In 2008, SACRA (South African Clinical Research Association) estimated limited investment in internationally sponsored clinical trials conducted due to elongated time period for local regulatory approvals and insufficient suitable research sites. The Medicines Control Council (MCC) has recently made significant strides in reducing approval times and addressed deficiency associated with trial sites so as to focus and improve capacity of research and development.
Status of Clinical Research
Clinical trials are research studies conducted by volunteering individuals to test new treatments, diagnostic methods or preventive interventions for detection, treatment prevention or management of various medical conditions or diseases. Clinical trials are investigations used to monitor response or side effects to a new intervention or discover new treatments to detect and reduce the risk of certain disease. The time span of clinical trials varies a lot and there is no specific time period required for a drug to be tested and approved. It may take 10 to 15 years or more to complete all the phases of clinical trials before obtaining a license. In clinical trials, volunteers have rarely been hurt by the treatment or procedure under test since patients get expert healthcare services from leading medical facilities. Patients become active participants to contribute to medical research in a clinical trial.
Though importance of prioritising clinical research has been highlighted, public hospitals do not encourage medical professionals to perform clinical studies. Steps are being taken to revitalise clinical research as the population of Botswana need safe and effective broad range therapies for various diseases. This population is recognised by International sponsors as socio-economical and genetically diverse. Moreover the sound regulatory framework and efficient telecommunications in English ensures better understanding of stipulated and mandatory GCP (Good clinical practice) requirements.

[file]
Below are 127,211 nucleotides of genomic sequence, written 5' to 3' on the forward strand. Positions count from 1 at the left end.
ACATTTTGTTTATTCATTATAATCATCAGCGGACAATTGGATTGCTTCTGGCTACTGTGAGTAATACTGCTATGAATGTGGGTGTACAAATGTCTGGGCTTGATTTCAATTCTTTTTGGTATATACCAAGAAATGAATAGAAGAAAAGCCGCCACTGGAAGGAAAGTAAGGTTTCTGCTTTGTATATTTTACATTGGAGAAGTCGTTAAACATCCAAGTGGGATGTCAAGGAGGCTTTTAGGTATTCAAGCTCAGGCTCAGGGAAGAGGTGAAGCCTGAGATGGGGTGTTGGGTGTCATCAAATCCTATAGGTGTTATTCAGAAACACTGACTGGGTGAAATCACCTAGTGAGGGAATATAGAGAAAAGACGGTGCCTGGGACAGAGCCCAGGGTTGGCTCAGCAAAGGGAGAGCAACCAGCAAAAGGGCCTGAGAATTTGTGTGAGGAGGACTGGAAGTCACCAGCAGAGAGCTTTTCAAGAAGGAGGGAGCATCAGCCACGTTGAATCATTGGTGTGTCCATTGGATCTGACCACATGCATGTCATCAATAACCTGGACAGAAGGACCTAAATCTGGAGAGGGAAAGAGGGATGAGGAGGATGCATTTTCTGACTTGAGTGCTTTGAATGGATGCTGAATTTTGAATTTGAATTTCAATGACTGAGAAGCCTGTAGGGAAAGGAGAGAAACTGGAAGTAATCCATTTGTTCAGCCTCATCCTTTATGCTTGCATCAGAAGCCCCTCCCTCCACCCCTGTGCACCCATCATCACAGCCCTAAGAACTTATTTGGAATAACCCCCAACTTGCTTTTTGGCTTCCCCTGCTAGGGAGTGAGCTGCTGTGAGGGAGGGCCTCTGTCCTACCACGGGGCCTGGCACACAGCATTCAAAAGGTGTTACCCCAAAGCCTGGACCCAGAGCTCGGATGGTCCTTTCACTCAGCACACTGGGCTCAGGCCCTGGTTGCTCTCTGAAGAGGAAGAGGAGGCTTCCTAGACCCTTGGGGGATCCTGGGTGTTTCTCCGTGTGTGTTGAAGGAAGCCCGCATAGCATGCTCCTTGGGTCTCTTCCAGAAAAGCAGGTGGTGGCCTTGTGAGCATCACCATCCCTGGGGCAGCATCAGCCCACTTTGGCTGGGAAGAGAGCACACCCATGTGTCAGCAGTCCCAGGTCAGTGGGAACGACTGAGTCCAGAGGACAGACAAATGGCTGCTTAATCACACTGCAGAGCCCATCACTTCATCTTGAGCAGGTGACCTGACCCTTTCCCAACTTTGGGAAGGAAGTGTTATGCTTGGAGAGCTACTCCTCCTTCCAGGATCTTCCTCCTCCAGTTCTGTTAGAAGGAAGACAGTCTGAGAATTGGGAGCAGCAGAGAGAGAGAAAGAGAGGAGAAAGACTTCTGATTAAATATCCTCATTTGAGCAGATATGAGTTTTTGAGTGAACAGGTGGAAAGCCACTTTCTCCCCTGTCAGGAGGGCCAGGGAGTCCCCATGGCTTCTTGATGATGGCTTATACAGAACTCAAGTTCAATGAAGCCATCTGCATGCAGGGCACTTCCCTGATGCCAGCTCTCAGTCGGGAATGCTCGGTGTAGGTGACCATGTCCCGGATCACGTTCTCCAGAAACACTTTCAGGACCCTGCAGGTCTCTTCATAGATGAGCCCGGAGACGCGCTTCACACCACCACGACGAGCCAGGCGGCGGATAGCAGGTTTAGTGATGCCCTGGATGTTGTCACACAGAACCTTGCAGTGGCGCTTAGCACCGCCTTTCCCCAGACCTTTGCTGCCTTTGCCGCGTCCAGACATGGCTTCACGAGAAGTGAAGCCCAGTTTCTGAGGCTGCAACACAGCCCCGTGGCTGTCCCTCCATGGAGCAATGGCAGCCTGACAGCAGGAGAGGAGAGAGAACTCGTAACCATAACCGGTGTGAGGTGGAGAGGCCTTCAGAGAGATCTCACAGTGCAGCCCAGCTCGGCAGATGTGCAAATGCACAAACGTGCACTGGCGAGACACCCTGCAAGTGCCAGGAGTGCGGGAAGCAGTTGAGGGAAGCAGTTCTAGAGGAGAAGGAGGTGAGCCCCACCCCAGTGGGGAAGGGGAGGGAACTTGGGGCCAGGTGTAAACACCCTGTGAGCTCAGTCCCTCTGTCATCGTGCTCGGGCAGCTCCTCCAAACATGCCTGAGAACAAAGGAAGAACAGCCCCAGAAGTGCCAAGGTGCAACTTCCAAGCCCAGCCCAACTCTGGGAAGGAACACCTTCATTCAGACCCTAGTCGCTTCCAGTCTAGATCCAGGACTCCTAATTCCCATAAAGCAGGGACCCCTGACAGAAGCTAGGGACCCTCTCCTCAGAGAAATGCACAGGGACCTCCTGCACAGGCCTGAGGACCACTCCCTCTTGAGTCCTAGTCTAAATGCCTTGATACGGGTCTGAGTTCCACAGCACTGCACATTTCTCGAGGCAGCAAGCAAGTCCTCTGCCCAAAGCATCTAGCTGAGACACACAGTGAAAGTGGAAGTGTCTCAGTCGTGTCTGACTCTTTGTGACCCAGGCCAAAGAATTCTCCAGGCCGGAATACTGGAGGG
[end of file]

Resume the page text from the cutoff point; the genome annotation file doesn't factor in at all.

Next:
Courses and Training Programs in Clinical Research
With the recent growth in the clinical industry, research has to be recognised as a speciality with proven expertise, formalised training and assessed competence. The future of clinical trials depends on various factors like recruitment efficiency, quality of data, standardised training programs and accredited certification. Training with well defined and easily accessible core curriculum and reliable accreditation ensures more investment, improves patient confidence and promotes generation of quality data. Patient recruitment and retention increases with number of trial sites and contributes towards capacity building.
A Diploma or Masters in Public Health or Clinical Research or Pharmaceutical Medicine is traditionally regarded as the degree for those interested in research. Numerous GCP training and clinical trial-related courses are slowly emerging. Online programs require relatively few resources, offer maximal flexibility and better accessibility at desired schedules and learning speeds for large numbers of people. Implementation of accredited certification and standardised training programs allows clinical trials to grow by fostering sponsor investment, promoting patient confidence and ensuring quality or integrity of data. Clinical research is finally receiving the recognition it deserves with generation of original research in peer-reviewed journals giving the industry academic credibility. The need to publish work of this nature and focus on capacity building conferences to share information within the industry is being recognised.
Online Courses in Clinical Research
James Lind Institute (JLI) provides an online program – Post Graduate Diploma in Clinical Research for better employment opportunities in clinical research. JLI also provides advanced diploma courses in allied domains like Medical Writing, Pharmacovigilance, Pharmaceutical Medicine, Clinical Data Management & Analytics and Translational Medicine.
For more information please visit: www.jli.edu.in